More than a dozen emaciated Cane Corsos were rescued from a property in BC’s Interior where the adult dogs were kept outside in frigid conditions without access to food or water.
Animal protection officers with the BC SPCA seized 13 dogs from an individual in Clearwater, BC, who was allegedly breeding puppies and selling them during COVID-19. The day before the seizure, two starving adult dogs from the property were surrendered to the BC SPCA.
“The condition of these animals was just horrific,” Eileen Drever, senior officer of protection and stakeholder relations said in a release. “It was one of the worst cases I have seen in my 42 years with the BC SCPA.”
Some of the dogs had eaten parts of a blanket from the floor and some of the puppies had wood splinters in their stool — indicating the dogs ingested whatever they could to stay alive.
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“Some of the dogs were kept outside all day in sub-zero temperatures, with no shelter from the elements, no food and water bowls frozen over,” says Drever. “The pens had compact snow and ice and no dry place for them to lay down — I don’t how much longer these poor dogs would have lasted.”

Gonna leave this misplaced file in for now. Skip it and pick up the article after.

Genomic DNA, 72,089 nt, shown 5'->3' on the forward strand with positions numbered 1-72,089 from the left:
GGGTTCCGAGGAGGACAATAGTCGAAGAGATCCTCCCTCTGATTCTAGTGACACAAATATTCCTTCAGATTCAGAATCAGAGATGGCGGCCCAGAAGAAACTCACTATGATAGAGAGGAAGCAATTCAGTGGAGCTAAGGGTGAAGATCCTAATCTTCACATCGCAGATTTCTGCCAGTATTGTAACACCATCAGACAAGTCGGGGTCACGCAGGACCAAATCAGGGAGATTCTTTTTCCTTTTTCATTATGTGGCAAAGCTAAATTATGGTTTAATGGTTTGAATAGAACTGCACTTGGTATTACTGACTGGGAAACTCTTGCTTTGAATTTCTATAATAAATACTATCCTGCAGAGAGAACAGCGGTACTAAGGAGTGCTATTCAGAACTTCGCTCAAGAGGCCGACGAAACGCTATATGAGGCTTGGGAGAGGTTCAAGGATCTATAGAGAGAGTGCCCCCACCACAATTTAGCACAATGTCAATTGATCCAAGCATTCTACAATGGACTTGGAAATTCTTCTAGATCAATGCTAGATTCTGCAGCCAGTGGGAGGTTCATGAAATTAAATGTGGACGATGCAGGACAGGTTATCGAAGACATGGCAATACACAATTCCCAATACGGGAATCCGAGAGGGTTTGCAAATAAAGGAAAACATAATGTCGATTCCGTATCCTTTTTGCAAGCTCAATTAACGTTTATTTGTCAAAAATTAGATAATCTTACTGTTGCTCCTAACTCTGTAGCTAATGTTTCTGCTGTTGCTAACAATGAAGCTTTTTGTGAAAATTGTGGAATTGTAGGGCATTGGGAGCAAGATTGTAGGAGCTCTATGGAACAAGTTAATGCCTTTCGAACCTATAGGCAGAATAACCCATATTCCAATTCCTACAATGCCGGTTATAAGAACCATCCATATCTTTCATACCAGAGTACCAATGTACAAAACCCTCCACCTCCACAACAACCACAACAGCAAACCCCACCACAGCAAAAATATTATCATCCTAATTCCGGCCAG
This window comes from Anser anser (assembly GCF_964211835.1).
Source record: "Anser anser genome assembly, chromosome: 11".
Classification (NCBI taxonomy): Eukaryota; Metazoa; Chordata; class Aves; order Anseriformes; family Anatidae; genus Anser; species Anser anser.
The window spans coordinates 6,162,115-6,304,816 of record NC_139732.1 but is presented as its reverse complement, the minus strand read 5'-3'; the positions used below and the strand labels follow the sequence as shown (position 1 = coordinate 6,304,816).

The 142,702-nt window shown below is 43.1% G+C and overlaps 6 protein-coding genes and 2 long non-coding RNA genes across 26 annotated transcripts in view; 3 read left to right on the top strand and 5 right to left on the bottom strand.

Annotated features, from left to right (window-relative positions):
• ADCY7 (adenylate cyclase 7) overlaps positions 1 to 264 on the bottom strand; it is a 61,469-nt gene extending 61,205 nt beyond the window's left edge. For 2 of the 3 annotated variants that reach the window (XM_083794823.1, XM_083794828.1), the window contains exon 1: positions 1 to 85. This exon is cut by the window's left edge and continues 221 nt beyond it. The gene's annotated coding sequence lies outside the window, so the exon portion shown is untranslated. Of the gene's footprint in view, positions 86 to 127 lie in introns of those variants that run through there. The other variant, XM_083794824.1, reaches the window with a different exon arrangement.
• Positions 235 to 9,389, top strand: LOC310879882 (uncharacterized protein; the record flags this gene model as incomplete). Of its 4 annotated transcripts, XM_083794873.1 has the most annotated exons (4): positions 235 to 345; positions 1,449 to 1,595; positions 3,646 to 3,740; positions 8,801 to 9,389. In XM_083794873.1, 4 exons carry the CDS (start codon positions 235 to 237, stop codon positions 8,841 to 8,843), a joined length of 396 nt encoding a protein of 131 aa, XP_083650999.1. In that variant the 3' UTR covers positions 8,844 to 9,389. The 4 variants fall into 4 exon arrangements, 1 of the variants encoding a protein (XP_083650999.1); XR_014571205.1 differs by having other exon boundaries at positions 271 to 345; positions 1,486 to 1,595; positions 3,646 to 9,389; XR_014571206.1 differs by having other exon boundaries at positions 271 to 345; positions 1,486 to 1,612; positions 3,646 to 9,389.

The puppies were kept inside in a wire crate but didn’t have access to food, according to the BC SPCA.
In total, 15 dogs from the property are now recovering in care. Seven of them were 10-week-old puppies, eight dogs were under three years old, and two were adults. Three of the animals remain under intensive veterinary care due to starvation.
In addition to the dogs’ medical needs, many of them are very fearful and haven’t been socialized. They’ll need behavioural support before they’re emotionally and psychologically ready to be adopted, according to Drever.
The BC SPCA is recommending animal cruelty charges to Crown counsel.
“No animal should be subjected to this kind of suffering,” Drever said. “We are so relieved that they are now warm and safe in our care and getting the nutrition and medical help they urgently need.”
Donations to the SPCA to help these dogs and others in need are accepted online.